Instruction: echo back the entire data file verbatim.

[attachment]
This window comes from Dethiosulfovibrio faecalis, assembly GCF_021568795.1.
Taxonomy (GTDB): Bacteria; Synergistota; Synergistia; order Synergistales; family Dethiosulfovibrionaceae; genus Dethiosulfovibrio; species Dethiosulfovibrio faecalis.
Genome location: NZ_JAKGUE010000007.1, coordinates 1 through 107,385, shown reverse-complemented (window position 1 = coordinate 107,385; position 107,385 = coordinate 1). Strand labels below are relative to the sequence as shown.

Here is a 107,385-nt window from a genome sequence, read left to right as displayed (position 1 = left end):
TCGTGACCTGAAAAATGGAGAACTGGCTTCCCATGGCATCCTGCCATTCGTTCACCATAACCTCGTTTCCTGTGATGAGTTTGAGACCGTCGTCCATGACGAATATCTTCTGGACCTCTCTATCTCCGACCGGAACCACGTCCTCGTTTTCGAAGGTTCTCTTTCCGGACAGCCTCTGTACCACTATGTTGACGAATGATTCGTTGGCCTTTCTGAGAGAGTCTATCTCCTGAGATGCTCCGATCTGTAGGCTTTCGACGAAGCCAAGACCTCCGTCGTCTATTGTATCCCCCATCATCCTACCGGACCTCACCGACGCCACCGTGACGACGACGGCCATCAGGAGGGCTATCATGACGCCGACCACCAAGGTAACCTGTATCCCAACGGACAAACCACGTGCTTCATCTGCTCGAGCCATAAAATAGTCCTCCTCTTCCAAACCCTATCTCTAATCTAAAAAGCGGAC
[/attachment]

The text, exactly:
This window comes from Dethiosulfovibrio faecalis, assembly GCF_021568795.1.
Taxonomy (GTDB): Bacteria; Synergistota; Synergistia; order Synergistales; family Dethiosulfovibrionaceae; genus Dethiosulfovibrio; species Dethiosulfovibrio faecalis.
Genome location: NZ_JAKGUE010000007.1, coordinates 1 through 107,385, shown reverse-complemented (window position 1 = coordinate 107,385; position 107,385 = coordinate 1). Strand labels below are relative to the sequence as shown.

Here is a 107,385-nt window from a genome sequence, read left to right as displayed (position 1 = left end):
TCGTGACCTGAAAAATGGAGAACTGGCTTCCCATGGCATCCTGCCATTCGTTCACCATAACCTCGTTTCCTGTGATGAGTTTGAGACCGTCGTCCATGACGAATATCTTCTGGACCTCTCTATCTCCGACCGGAACCACGTCCTCGTTTTCGAAGGTTCTCTTTCCGGACAGCCTCTGTACCACTATGTTGACGAATGATTCGTTGGCCTTTCTGAGAGAGTCTATCTCCTGAGATGCTCCGATCTGTAGGCTTTCGACGAAGCCAAGACCTCCGTCGTCTATTGTATCCCCCATCATCCTACCGGACCTCACCGACGCCACCGTGACGACGACGGCCATCAGGAGGGCTATCATGACGCCGACCACCAAGGTAACCTGTATCCCAACGGACAAACCACGTGCTTCATCTGCTCGAGCCATAAAATAGTCCTCCTCTTCCAAACCCTATCTCTAATCTAAAAAGCGGAC